Ahead of Game 1 of the World Series, MLB commissioner Rob Manfred defended the Braves' name and fan celebration 'The Chop,' saying the franchise has "done a phenomenal job with the Native American community."
"It’s important to understand that we have 30 markets around the country," Manfred said, per The Athletic. "They aren’t all the same. ... The Native American community in that region is wholly supportive of the Braves program, including 'The Chop.' For me, that’s kind of the end of the story. In that market, we’re taking into account the Native American community."
'The Chop' mimics the motion of throwing a tomahawk, which has been widely criticized by members of the Native American community including St. Louis Cardinals reliever Ryan Helsey.
"I think it's a misrepresentation of the Cherokee people or Native Americans in general," Helsley said during the 2019 postseason. "Just depicts them in this kind of caveman-type people way who aren't intellectual. They are a lot more than that. It's not me being offended by the whole mascot thing. It's not. It's about the misconception of us, the Native Americans, and how we're perceived in that way, or used as mascots. The Redskins and stuff like that.''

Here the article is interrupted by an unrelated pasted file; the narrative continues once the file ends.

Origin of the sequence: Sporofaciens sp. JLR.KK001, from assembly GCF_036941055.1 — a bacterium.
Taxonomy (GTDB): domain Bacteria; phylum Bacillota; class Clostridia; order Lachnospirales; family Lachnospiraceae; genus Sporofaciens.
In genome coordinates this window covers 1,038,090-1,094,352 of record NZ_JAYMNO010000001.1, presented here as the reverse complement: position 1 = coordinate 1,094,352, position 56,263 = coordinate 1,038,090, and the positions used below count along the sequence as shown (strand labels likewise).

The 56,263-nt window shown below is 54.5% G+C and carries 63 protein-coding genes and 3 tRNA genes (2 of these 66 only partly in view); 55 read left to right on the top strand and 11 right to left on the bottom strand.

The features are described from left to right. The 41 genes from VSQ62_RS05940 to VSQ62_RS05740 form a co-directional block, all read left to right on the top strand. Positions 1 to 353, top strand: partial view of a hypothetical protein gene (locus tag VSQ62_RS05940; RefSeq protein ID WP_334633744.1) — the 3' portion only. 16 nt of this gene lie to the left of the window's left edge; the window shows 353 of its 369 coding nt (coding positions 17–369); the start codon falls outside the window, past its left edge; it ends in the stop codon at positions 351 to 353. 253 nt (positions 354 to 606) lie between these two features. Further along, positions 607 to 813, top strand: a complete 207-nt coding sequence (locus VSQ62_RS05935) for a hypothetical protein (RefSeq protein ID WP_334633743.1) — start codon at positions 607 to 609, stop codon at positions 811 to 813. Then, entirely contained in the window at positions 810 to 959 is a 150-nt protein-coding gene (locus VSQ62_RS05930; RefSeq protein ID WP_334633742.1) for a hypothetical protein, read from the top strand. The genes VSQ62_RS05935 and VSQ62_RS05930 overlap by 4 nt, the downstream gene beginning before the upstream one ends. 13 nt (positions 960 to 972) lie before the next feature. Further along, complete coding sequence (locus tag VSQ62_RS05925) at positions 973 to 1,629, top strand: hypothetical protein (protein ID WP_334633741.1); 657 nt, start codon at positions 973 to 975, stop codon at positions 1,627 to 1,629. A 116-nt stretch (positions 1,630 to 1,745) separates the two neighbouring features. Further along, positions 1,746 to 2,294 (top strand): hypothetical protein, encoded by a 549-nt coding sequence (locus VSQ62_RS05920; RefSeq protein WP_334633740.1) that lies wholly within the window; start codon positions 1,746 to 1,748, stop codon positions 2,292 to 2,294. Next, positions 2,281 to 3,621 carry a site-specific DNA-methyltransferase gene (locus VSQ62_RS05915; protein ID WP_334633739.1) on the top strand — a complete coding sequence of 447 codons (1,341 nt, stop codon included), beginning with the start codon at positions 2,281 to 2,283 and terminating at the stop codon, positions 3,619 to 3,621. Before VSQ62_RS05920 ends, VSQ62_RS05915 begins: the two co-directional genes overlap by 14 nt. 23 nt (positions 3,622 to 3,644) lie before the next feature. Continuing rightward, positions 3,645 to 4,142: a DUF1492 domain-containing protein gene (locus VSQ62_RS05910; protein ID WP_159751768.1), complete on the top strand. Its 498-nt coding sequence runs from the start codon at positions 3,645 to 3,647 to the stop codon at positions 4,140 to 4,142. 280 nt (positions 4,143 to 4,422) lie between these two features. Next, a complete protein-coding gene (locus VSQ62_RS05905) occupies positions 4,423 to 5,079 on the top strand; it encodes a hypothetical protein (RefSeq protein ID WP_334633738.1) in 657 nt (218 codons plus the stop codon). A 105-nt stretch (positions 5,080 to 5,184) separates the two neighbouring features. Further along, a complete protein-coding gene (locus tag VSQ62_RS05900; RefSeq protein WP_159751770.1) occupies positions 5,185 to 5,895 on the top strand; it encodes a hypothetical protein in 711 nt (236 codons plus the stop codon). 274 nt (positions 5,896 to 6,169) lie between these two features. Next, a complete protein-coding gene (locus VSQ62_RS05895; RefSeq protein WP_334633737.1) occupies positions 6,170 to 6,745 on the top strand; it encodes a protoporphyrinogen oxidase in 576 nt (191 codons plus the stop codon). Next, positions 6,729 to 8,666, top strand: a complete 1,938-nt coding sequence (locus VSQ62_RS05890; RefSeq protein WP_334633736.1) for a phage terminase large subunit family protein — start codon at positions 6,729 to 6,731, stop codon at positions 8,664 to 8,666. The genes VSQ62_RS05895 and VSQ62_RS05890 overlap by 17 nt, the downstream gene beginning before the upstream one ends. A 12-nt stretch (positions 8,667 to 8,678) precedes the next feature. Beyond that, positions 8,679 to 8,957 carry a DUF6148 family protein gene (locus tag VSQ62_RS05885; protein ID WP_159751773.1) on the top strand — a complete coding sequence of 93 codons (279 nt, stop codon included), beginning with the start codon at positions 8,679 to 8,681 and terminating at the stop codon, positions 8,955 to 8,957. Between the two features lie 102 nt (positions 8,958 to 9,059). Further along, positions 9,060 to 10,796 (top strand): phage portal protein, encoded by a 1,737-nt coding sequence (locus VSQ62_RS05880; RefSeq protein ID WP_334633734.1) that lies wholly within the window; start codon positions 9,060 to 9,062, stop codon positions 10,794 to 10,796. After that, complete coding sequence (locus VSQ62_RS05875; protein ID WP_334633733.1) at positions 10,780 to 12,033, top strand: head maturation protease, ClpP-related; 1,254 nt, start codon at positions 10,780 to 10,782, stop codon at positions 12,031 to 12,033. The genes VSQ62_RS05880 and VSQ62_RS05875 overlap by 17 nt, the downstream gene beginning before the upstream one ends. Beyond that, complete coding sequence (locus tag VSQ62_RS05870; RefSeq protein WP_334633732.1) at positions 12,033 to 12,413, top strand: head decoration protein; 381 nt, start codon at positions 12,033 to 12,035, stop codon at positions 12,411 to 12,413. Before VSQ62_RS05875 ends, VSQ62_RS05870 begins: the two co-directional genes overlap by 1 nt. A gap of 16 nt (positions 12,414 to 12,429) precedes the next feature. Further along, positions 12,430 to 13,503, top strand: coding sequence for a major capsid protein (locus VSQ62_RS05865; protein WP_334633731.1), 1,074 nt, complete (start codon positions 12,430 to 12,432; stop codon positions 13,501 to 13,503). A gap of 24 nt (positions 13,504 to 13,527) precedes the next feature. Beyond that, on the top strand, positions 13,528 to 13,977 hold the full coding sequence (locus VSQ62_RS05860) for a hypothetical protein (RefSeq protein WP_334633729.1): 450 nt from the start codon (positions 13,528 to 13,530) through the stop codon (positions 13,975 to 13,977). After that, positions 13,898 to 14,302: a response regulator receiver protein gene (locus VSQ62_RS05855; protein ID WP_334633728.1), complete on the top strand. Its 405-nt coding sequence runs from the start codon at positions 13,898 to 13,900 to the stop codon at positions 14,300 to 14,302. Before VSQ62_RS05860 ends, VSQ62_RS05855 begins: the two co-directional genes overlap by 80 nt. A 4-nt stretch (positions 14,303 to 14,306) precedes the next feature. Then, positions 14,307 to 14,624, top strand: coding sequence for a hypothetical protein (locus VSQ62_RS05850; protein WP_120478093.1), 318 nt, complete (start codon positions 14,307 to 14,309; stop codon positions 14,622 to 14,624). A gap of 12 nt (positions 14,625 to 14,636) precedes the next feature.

Cleveland announced during the summer it would be changing its name to the Guardians after saying several months prior it would discontinue the use of "Indians" as its mascot following the 2021 season.
"We don’t market our game on a nationwide basis. Ours is an everyday game," Manfred said Tuesday. "You’ve gotta sell tickets every single day to the fans in that market. And there are all sorts of differences between the regions in terms of how the teams are marketed.”